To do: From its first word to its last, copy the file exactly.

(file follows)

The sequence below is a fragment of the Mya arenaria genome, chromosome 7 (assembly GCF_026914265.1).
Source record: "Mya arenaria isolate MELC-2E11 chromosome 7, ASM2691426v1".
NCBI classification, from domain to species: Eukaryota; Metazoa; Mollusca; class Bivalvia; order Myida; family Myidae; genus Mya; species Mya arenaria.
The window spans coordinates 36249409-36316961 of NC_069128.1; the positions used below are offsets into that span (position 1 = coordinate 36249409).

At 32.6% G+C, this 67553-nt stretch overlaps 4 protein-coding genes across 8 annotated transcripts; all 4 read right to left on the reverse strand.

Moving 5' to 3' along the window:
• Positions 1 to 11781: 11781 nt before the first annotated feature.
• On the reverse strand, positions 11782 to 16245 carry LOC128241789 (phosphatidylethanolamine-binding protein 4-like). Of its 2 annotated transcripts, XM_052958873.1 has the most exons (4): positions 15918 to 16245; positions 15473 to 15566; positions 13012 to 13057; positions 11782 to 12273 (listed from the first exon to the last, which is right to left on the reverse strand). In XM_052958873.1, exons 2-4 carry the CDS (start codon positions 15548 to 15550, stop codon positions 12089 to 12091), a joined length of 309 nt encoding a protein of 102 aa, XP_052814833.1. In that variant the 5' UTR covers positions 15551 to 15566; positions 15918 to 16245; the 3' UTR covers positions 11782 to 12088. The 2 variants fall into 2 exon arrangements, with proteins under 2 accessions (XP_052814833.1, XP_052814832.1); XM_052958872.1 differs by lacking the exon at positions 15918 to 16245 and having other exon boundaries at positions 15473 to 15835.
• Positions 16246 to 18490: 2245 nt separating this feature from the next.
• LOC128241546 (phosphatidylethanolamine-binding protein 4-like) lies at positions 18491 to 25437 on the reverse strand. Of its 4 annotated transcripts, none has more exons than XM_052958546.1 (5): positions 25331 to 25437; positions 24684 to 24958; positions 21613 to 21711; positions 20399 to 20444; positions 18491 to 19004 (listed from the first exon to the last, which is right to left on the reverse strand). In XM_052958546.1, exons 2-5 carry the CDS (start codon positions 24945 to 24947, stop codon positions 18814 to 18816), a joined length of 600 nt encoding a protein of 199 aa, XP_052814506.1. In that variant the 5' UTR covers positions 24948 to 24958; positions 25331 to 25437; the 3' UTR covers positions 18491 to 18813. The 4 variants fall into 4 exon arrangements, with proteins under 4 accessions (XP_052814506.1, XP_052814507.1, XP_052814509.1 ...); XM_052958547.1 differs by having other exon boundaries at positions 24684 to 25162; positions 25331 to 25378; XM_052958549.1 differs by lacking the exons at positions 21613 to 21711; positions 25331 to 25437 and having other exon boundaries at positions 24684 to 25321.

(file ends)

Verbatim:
The sequence below is a fragment of the Mya arenaria genome, chromosome 7 (assembly GCF_026914265.1).
Source record: "Mya arenaria isolate MELC-2E11 chromosome 7, ASM2691426v1".
NCBI classification, from domain to species: Eukaryota; Metazoa; Mollusca; class Bivalvia; order Myida; family Myidae; genus Mya; species Mya arenaria.
The window spans coordinates 36249409-36316961 of NC_069128.1; the positions used below are offsets into that span (position 1 = coordinate 36249409).

At 32.6% G+C, this 67553-nt stretch overlaps 4 protein-coding genes across 8 annotated transcripts; all 4 read right to left on the reverse strand.

Moving 5' to 3' along the window:
• Positions 1 to 11781: 11781 nt before the first annotated feature.
• On the reverse strand, positions 11782 to 16245 carry LOC128241789 (phosphatidylethanolamine-binding protein 4-like). Of its 2 annotated transcripts, XM_052958873.1 has the most exons (4): positions 15918 to 16245; positions 15473 to 15566; positions 13012 to 13057; positions 11782 to 12273 (listed from the first exon to the last, which is right to left on the reverse strand). In XM_052958873.1, exons 2-4 carry the CDS (start codon positions 15548 to 15550, stop codon positions 12089 to 12091), a joined length of 309 nt encoding a protein of 102 aa, XP_052814833.1. In that variant the 5' UTR covers positions 15551 to 15566; positions 15918 to 16245; the 3' UTR covers positions 11782 to 12088. The 2 variants fall into 2 exon arrangements, with proteins under 2 accessions (XP_052814833.1, XP_052814832.1); XM_052958872.1 differs by lacking the exon at positions 15918 to 16245 and having other exon boundaries at positions 15473 to 15835.
• Positions 16246 to 18490: 2245 nt separating this feature from the next.
• LOC128241546 (phosphatidylethanolamine-binding protein 4-like) lies at positions 18491 to 25437 on the reverse strand. Of its 4 annotated transcripts, none has more exons than XM_052958546.1 (5): positions 25331 to 25437; positions 24684 to 24958; positions 21613 to 21711; positions 20399 to 20444; positions 18491 to 19004 (listed from the first exon to the last, which is right to left on the reverse strand). In XM_052958546.1, exons 2-5 carry the CDS (start codon positions 24945 to 24947, stop codon positions 18814 to 18816), a joined length of 600 nt encoding a protein of 199 aa, XP_052814506.1. In that variant the 5' UTR covers positions 24948 to 24958; positions 25331 to 25437; the 3' UTR covers positions 18491 to 18813. The 4 variants fall into 4 exon arrangements, with proteins under 4 accessions (XP_052814506.1, XP_052814507.1, XP_052814509.1 ...); XM_052958547.1 differs by having other exon boundaries at positions 24684 to 25162; positions 25331 to 25378; XM_052958549.1 differs by lacking the exons at positions 21613 to 21711; positions 25331 to 25437 and having other exon boundaries at positions 24684 to 25321.